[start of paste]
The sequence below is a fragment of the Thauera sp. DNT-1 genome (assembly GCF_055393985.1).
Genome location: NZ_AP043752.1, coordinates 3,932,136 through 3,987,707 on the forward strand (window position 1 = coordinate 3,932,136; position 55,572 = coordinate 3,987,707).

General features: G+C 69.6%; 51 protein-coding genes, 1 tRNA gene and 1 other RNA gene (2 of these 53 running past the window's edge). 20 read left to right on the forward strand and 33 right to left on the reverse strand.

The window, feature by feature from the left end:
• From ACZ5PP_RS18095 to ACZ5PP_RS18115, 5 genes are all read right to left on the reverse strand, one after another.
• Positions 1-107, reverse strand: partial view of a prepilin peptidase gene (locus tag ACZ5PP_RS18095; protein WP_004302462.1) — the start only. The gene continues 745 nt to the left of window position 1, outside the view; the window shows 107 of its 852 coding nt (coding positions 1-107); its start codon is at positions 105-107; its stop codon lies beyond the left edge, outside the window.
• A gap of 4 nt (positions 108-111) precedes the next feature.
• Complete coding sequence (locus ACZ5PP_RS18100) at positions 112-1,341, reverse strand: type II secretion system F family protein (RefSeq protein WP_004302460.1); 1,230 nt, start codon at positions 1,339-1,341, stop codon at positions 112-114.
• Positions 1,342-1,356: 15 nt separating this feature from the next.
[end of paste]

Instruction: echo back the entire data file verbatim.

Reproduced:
The sequence below is a fragment of the Thauera sp. DNT-1 genome (assembly GCF_055393985.1).
Genome location: NZ_AP043752.1, coordinates 3,932,136 through 3,987,707 on the forward strand (window position 1 = coordinate 3,932,136; position 55,572 = coordinate 3,987,707).

General features: G+C 69.6%; 51 protein-coding genes, 1 tRNA gene and 1 other RNA gene (2 of these 53 running past the window's edge). 20 read left to right on the forward strand and 33 right to left on the reverse strand.

The window, feature by feature from the left end:
• From ACZ5PP_RS18095 to ACZ5PP_RS18115, 5 genes are all read right to left on the reverse strand, one after another.
• Positions 1-107, reverse strand: partial view of a prepilin peptidase gene (locus tag ACZ5PP_RS18095; protein WP_004302462.1) — the start only. The gene continues 745 nt to the left of window position 1, outside the view; the window shows 107 of its 852 coding nt (coding positions 1-107); its start codon is at positions 105-107; its stop codon lies beyond the left edge, outside the window.
• A gap of 4 nt (positions 108-111) precedes the next feature.
• Complete coding sequence (locus ACZ5PP_RS18100) at positions 112-1,341, reverse strand: type II secretion system F family protein (RefSeq protein WP_004302460.1); 1,230 nt, start codon at positions 1,339-1,341, stop codon at positions 112-114.
• Positions 1,342-1,356: 15 nt separating this feature from the next.